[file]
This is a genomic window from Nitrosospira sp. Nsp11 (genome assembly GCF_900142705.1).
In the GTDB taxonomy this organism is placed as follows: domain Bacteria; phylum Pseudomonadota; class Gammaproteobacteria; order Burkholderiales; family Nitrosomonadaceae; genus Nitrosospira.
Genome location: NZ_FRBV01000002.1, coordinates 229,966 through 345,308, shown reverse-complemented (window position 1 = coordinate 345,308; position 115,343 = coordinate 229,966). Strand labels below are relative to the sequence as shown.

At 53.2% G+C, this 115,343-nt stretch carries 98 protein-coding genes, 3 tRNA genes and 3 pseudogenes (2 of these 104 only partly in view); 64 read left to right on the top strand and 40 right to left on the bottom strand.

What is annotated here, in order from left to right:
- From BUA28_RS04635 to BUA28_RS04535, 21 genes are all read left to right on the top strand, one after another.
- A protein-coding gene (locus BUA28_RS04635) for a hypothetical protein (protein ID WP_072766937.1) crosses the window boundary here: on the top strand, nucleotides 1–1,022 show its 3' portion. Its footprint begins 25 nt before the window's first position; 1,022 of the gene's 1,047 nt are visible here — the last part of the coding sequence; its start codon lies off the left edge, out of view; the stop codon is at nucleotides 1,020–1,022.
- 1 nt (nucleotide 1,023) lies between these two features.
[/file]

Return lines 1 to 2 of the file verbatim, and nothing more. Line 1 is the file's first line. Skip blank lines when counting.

This is a genomic window from Nitrosospira sp. Nsp11 (genome assembly GCF_900142705.1).
In the GTDB taxonomy this organism is placed as follows: domain Bacteria; phylum Pseudomonadota; class Gammaproteobacteria; order Burkholderiales; family Nitrosomonadaceae; genus Nitrosospira.